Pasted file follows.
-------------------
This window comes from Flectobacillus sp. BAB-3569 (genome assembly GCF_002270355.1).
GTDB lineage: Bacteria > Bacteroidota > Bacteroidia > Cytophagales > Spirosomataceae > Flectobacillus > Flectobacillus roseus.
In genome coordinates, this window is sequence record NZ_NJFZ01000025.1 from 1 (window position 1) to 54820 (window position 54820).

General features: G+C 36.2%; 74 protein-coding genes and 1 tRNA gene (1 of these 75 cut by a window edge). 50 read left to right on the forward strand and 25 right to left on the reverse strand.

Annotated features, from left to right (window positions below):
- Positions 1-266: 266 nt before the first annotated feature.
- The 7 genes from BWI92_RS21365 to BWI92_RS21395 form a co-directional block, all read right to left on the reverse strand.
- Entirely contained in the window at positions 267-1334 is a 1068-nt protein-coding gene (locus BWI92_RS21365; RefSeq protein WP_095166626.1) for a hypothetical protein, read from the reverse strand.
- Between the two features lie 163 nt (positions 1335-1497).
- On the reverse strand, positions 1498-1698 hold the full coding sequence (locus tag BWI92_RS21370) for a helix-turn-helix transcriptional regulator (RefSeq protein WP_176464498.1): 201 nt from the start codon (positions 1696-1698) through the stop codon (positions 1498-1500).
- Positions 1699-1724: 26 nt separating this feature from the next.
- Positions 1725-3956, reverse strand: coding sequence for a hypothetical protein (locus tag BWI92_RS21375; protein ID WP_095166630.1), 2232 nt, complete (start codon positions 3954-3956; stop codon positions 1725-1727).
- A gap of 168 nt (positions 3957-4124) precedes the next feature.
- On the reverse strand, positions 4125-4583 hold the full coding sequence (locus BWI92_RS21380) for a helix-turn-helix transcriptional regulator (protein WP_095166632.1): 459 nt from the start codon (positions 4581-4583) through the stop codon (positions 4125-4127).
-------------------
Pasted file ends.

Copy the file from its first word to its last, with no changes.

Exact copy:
This window comes from Flectobacillus sp. BAB-3569 (genome assembly GCF_002270355.1).
GTDB lineage: Bacteria > Bacteroidota > Bacteroidia > Cytophagales > Spirosomataceae > Flectobacillus > Flectobacillus roseus.
In genome coordinates, this window is sequence record NZ_NJFZ01000025.1 from 1 (window position 1) to 54820 (window position 54820).

General features: G+C 36.2%; 74 protein-coding genes and 1 tRNA gene (1 of these 75 cut by a window edge). 50 read left to right on the forward strand and 25 right to left on the reverse strand.

Annotated features, from left to right (window positions below):
- Positions 1-266: 266 nt before the first annotated feature.
- The 7 genes from BWI92_RS21365 to BWI92_RS21395 form a co-directional block, all read right to left on the reverse strand.
- Entirely contained in the window at positions 267-1334 is a 1068-nt protein-coding gene (locus BWI92_RS21365; RefSeq protein WP_095166626.1) for a hypothetical protein, read from the reverse strand.
- Between the two features lie 163 nt (positions 1335-1497).
- On the reverse strand, positions 1498-1698 hold the full coding sequence (locus tag BWI92_RS21370) for a helix-turn-helix transcriptional regulator (RefSeq protein WP_176464498.1): 201 nt from the start codon (positions 1696-1698) through the stop codon (positions 1498-1500).
- Positions 1699-1724: 26 nt separating this feature from the next.
- Positions 1725-3956, reverse strand: coding sequence for a hypothetical protein (locus tag BWI92_RS21375; protein ID WP_095166630.1), 2232 nt, complete (start codon positions 3954-3956; stop codon positions 1725-1727).
- A gap of 168 nt (positions 3957-4124) precedes the next feature.
- On the reverse strand, positions 4125-4583 hold the full coding sequence (locus BWI92_RS21380) for a helix-turn-helix transcriptional regulator (protein WP_095166632.1): 459 nt from the start codon (positions 4581-4583) through the stop codon (positions 4125-4127).